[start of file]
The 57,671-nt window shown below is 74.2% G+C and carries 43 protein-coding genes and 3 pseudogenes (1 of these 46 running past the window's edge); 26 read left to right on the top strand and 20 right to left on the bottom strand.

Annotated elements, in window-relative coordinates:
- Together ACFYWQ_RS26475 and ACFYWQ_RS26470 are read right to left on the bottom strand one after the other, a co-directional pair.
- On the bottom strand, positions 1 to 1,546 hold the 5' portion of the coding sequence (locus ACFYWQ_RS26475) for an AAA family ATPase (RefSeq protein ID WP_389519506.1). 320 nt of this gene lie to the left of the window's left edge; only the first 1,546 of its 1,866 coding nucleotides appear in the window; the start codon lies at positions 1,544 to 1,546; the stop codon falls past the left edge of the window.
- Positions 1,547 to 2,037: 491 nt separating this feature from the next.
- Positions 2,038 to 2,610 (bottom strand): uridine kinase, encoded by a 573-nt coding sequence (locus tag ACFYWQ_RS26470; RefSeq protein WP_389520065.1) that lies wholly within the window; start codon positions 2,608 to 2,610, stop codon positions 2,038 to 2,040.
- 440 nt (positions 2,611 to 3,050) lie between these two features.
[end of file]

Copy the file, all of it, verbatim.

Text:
The 57,671-nt window shown below is 74.2% G+C and carries 43 protein-coding genes and 3 pseudogenes (1 of these 46 running past the window's edge); 26 read left to right on the top strand and 20 right to left on the bottom strand.

Annotated elements, in window-relative coordinates:
- Together ACFYWQ_RS26475 and ACFYWQ_RS26470 are read right to left on the bottom strand one after the other, a co-directional pair.
- On the bottom strand, positions 1 to 1,546 hold the 5' portion of the coding sequence (locus ACFYWQ_RS26475) for an AAA family ATPase (RefSeq protein ID WP_389519506.1). 320 nt of this gene lie to the left of the window's left edge; only the first 1,546 of its 1,866 coding nucleotides appear in the window; the start codon lies at positions 1,544 to 1,546; the stop codon falls past the left edge of the window.
- Positions 1,547 to 2,037: 491 nt separating this feature from the next.
- Positions 2,038 to 2,610 (bottom strand): uridine kinase, encoded by a 573-nt coding sequence (locus tag ACFYWQ_RS26470; RefSeq protein WP_389520065.1) that lies wholly within the window; start codon positions 2,608 to 2,610, stop codon positions 2,038 to 2,040.
- 440 nt (positions 2,611 to 3,050) lie between these two features.